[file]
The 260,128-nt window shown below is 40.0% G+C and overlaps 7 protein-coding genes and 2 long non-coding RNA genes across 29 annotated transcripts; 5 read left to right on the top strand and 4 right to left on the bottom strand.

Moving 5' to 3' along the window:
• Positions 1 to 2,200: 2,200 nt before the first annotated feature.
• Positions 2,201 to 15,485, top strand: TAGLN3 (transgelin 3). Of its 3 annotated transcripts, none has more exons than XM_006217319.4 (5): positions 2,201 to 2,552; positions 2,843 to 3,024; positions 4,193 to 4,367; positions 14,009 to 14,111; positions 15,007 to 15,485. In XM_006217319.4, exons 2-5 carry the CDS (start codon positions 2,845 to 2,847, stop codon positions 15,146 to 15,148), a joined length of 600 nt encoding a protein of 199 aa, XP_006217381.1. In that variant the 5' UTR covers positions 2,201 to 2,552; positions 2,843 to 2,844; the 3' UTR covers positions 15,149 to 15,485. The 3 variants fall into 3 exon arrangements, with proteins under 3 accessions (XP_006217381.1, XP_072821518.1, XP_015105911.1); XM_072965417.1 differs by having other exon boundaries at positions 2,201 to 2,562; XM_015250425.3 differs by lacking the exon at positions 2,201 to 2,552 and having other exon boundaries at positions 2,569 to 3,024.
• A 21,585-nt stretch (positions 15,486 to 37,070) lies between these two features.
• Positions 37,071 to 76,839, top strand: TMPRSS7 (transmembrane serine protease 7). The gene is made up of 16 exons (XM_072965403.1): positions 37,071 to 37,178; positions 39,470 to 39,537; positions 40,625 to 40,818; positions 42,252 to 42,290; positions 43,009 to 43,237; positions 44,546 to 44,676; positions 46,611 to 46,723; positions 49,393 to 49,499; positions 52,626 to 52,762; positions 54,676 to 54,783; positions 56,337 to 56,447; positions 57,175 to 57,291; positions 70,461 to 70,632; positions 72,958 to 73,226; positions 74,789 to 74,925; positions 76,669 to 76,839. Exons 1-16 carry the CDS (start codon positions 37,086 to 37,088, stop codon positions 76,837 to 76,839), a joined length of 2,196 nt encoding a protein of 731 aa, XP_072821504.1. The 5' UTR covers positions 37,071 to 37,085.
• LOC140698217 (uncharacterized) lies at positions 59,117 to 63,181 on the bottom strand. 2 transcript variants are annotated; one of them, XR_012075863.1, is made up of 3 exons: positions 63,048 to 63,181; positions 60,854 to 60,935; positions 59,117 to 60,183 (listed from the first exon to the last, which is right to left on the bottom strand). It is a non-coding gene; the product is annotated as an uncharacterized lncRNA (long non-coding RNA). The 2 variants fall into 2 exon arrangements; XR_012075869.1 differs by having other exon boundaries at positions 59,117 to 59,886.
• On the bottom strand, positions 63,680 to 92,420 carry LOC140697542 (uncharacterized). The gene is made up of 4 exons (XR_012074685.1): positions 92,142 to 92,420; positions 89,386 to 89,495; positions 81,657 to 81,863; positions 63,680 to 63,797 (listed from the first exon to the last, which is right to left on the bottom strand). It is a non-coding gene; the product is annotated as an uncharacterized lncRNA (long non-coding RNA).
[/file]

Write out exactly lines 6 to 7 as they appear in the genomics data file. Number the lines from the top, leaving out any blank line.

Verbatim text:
• Positions 37,071 to 76,839, top strand: TMPRSS7 (transmembrane serine protease 7). The gene is made up of 16 exons (XM_072965403.1): positions 37,071 to 37,178; positions 39,470 to 39,537; positions 40,625 to 40,818; positions 42,252 to 42,290; positions 43,009 to 43,237; positions 44,546 to 44,676; positions 46,611 to 46,723; positions 49,393 to 49,499; positions 52,626 to 52,762; positions 54,676 to 54,783; positions 56,337 to 56,447; positions 57,175 to 57,291; positions 70,461 to 70,632; positions 72,958 to 73,226; positions 74,789 to 74,925; positions 76,669 to 76,839. Exons 1-16 carry the CDS (start codon positions 37,086 to 37,088, stop codon positions 76,837 to 76,839), a joined length of 2,196 nt encoding a protein of 731 aa, XP_072821504.1. The 5' UTR covers positions 37,071 to 37,085.
• LOC140698217 (uncharacterized) lies at positions 59,117 to 63,181 on the bottom strand. 2 transcript variants are annotated; one of them, XR_012075863.1, is made up of 3 exons: positions 63,048 to 63,181; positions 60,854 to 60,935; positions 59,117 to 60,183 (listed from the first exon to the last, which is right to left on the bottom strand). It is a non-coding gene; the product is annotated as an uncharacterized lncRNA (long non-coding RNA). The 2 variants fall into 2 exon arrangements; XR_012075869.1 differs by having other exon boundaries at positions 59,117 to 59,886.